Adapted from Chef John’s recipe
Jan’s school friends—Barb from second grade, Pat from I think about seventh grade—are in town for Stitches. This means another meal to create—with no meat with a face or chunks of tomato. A few ago I made some Jamaican coconut fish parcels that had a very flavorful broth, I decided to look for a soup that was similar, but different.
After Dinner Note: This came out really, really well.
Karl’s Brazilian Seafood Stew
1 lb. raw shrimp in shells
3 Tbs. butter, separate uses
1 yellow onion, coarsely chopped
½ tsp. Kosher salt
4 cloves garlic, minced
2 Tbs. tomato paste
2 teaspoons sweet paprika
1 tsp. cumin seeds, toasted and ground
½ tsp. Pimentón de la Vera picante (sub. hot smoked paprika)
¼ tsp. black pepper, cracked
1 (14 oz.) can full-fat coconut milk
32 oz. fish stock
1 red bell pepper, halved and thinly sliced
1 yellow bell pepper, halved and thinly sliced
2 red jalapeno peppers, seeded and thinly sliced
½ cup chopped green onions
¾ lb. Chilean sea bass fillets, cut into chunks
¾ lb. bay scallops
2 Tbs. lime juice, preferably freshly squeezed
½ cup chopped cilantro leaves
2 cups steamed rice
1. Peel the shrimp and set them aside.
Tip: You should cover and set the shrimp in the refrigerator until you are ready to use them.
Note: I usually prefer to start with shell on shrimp to make a quick shrimp stock.
2. Put the shells in a soup pot with one tablespoon of melted butter.
3. Cook the shells for 3-4 minutes, over medium high heat, stirring frequently until they are well pink and crispy.
4. Add one cup of water and bring it to a boil.
5. Cover and reduce the heat, simmer the shells for 8-10 minutes.
6. Strain the broth into a small bowl and reserve it for later.
Tip: Discard the shells.
7. Rinse your soup pot and melt teo tablespoons of butter over a medium heat.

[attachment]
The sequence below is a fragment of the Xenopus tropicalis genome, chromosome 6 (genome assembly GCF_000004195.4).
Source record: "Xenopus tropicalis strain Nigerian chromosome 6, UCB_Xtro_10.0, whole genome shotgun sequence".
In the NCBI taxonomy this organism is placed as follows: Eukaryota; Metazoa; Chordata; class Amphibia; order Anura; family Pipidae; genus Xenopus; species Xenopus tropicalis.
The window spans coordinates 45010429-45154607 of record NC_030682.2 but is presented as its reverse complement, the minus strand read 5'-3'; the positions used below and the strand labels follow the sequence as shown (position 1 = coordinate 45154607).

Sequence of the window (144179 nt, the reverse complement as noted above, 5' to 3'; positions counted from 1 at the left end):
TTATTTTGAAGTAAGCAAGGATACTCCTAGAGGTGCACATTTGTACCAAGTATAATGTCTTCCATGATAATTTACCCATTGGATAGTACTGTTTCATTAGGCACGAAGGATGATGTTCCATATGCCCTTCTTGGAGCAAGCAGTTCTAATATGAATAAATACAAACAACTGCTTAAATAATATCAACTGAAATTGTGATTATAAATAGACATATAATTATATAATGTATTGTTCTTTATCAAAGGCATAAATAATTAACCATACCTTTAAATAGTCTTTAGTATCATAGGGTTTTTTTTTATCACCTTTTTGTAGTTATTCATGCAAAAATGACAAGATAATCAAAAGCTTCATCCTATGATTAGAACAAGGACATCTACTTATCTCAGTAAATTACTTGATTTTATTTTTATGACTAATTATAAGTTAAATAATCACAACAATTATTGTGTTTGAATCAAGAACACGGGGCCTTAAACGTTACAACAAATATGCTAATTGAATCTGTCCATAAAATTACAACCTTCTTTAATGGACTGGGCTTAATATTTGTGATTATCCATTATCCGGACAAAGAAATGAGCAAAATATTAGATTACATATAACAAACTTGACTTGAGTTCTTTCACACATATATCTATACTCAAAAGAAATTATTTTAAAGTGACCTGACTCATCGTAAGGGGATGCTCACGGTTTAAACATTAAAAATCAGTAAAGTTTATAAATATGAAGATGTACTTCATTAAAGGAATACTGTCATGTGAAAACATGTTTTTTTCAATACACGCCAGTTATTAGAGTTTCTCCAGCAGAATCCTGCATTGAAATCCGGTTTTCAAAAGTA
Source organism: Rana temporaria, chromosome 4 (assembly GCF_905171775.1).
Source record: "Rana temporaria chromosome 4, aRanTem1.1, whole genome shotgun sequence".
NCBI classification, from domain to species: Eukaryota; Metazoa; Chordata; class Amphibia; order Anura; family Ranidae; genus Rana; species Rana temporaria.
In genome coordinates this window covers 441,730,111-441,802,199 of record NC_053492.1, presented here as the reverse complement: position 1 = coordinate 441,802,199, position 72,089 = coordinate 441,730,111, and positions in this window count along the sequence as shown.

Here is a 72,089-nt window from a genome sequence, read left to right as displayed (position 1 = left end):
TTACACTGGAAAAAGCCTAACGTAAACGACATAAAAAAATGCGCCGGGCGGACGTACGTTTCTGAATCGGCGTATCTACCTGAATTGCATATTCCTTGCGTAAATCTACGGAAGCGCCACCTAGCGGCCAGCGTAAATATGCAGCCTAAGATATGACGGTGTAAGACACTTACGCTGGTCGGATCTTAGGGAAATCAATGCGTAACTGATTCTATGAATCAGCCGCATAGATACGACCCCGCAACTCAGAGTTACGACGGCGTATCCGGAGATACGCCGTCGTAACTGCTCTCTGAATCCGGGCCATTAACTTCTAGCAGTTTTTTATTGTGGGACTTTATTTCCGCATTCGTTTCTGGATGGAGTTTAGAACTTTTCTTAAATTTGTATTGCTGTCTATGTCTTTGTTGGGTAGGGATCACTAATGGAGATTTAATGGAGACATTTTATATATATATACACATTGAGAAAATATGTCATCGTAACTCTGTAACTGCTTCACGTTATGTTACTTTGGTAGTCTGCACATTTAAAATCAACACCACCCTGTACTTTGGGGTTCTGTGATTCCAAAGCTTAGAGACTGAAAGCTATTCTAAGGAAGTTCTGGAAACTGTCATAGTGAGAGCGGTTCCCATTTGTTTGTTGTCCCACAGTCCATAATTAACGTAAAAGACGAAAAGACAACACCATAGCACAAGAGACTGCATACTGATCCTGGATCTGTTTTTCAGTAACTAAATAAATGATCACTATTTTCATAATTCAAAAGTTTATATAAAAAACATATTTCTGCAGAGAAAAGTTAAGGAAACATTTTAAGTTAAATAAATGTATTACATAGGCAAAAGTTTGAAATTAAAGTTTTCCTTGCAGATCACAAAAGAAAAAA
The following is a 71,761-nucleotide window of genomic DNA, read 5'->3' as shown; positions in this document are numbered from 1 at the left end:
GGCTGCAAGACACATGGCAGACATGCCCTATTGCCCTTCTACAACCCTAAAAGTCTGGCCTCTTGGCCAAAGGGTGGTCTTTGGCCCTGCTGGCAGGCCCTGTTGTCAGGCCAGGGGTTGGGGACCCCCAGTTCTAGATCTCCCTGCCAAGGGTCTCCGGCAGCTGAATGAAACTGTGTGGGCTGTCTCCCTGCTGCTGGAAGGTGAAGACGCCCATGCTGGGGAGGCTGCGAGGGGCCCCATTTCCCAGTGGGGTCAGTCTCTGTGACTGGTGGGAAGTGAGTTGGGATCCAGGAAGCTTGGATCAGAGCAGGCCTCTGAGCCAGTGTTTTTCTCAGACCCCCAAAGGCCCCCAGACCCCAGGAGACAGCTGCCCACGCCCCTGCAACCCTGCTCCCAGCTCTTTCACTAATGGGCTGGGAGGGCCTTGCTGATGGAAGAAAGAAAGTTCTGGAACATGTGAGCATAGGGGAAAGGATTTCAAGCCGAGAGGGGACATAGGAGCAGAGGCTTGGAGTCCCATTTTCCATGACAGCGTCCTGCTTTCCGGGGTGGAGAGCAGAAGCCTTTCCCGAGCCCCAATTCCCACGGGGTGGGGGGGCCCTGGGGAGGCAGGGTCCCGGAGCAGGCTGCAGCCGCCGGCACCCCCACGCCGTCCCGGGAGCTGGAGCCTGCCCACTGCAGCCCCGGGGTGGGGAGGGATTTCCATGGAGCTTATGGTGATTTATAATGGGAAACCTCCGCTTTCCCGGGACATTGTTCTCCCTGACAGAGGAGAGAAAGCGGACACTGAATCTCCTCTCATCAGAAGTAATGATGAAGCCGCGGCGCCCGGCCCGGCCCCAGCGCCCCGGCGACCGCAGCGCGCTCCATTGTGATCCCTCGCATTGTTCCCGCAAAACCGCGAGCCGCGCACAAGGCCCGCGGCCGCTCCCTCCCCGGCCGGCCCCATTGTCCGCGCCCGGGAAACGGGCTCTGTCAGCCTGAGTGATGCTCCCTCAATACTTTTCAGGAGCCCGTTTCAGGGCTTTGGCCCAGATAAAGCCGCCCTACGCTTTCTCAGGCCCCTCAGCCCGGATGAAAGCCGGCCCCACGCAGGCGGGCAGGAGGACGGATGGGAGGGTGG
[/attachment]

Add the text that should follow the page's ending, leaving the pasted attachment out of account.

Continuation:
8. Sauté the onions with the salt until they are soft, about five minutes.
9. Pull the onions to the sides of the pot and sauté the garlic until fragrant, about one minute.
10. Stir the garlic into the onions and pull the vegetables to the sides of the pot again.
11. Add the tomato paste to the hole in the center and cook it until it starts to darken, about 2-3 minutes.
12. Sprinkle the spices over the tomato and continue cooking until the pot becomes fragrant, about another minute.
13. Stir the shrimp stock into the pot and deglaze the pot.
14. Add the fish stock and coconut milk to the pot and bring it to a simmer.
Tip: Yes, I know that it would be better if I made my own fish stock, but I never seem to have the time or inclination.
15. Simmer the soup for 10 minutes.
16. Stir in the shrimp, peppers, green onions, fish, and scallops .
Note: The original recipe called for using only sea bass, but at $30/lb. that is too rich for my blood.
17. Cover the pot and simmer the soup for another 8-10 minutes more, until the fish is fully cooked and the peppers are soft.
18. Stir in the lime juice and add more salt and pepper, if needed.
19. Serve the soup with the cilantro, rice, and more fresh lime juice on the side.
Tip: Diners add as much rice as they wish and garnish the individual bowls with the fresh cilantro. Some diners may want extra lime juice.